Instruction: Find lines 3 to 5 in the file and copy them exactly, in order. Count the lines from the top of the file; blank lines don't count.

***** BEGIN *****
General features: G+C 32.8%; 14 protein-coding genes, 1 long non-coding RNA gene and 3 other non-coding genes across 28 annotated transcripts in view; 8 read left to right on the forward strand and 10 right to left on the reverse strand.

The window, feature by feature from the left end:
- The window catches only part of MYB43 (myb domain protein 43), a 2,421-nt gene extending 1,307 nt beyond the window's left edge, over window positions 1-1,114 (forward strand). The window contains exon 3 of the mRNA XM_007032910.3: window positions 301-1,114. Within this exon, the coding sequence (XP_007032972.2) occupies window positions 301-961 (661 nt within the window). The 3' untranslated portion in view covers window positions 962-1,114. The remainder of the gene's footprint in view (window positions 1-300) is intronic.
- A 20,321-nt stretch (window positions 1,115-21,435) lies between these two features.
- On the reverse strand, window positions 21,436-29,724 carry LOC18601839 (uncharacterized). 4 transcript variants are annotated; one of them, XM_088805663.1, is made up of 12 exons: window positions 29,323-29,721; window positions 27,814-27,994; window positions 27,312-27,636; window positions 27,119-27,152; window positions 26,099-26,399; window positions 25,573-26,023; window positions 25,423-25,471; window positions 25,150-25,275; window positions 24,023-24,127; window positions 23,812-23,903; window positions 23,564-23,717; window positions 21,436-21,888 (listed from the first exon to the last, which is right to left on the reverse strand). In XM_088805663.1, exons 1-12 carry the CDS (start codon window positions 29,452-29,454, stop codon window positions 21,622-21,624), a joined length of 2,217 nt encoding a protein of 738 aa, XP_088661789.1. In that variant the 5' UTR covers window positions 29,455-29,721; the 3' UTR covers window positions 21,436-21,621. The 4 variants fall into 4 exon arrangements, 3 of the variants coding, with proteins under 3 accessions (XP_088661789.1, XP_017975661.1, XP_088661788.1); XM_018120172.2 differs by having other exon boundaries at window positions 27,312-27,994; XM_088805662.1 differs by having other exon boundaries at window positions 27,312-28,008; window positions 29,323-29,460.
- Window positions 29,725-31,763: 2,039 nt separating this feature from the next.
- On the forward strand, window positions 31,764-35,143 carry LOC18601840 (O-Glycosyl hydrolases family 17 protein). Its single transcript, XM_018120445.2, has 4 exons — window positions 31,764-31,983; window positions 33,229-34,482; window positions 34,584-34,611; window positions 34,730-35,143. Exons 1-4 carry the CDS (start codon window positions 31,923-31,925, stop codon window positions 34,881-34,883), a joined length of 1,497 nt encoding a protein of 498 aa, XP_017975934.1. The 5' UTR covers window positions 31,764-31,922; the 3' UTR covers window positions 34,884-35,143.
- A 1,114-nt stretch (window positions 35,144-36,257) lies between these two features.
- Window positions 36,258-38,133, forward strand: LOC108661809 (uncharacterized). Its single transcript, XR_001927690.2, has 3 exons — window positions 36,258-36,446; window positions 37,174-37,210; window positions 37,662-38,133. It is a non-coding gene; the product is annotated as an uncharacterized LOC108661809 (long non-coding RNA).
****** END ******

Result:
- The window catches only part of MYB43 (myb domain protein 43), a 2,421-nt gene extending 1,307 nt beyond the window's left edge, over window positions 1-1,114 (forward strand). The window contains exon 3 of the mRNA XM_007032910.3: window positions 301-1,114. Within this exon, the coding sequence (XP_007032972.2) occupies window positions 301-961 (661 nt within the window). The 3' untranslated portion in view covers window positions 962-1,114. The remainder of the gene's footprint in view (window positions 1-300) is intronic.
- A 20,321-nt stretch (window positions 1,115-21,435) lies between these two features.
- On the reverse strand, window positions 21,436-29,724 carry LOC18601839 (uncharacterized). 4 transcript variants are annotated; one of them, XM_088805663.1, is made up of 12 exons: window positions 29,323-29,721; window positions 27,814-27,994; window positions 27,312-27,636; window positions 27,119-27,152; window positions 26,099-26,399; window positions 25,573-26,023; window positions 25,423-25,471; window positions 25,150-25,275; window positions 24,023-24,127; window positions 23,812-23,903; window positions 23,564-23,717; window positions 21,436-21,888 (listed from the first exon to the last, which is right to left on the reverse strand). In XM_088805663.1, exons 1-12 carry the CDS (start codon window positions 29,452-29,454, stop codon window positions 21,622-21,624), a joined length of 2,217 nt encoding a protein of 738 aa, XP_088661789.1. In that variant the 5' UTR covers window positions 29,455-29,721; the 3' UTR covers window positions 21,436-21,621. The 4 variants fall into 4 exon arrangements, 3 of the variants coding, with proteins under 3 accessions (XP_088661789.1, XP_017975661.1, XP_088661788.1); XM_018120172.2 differs by having other exon boundaries at window positions 27,312-27,994; XM_088805662.1 differs by having other exon boundaries at window positions 27,312-28,008; window positions 29,323-29,460.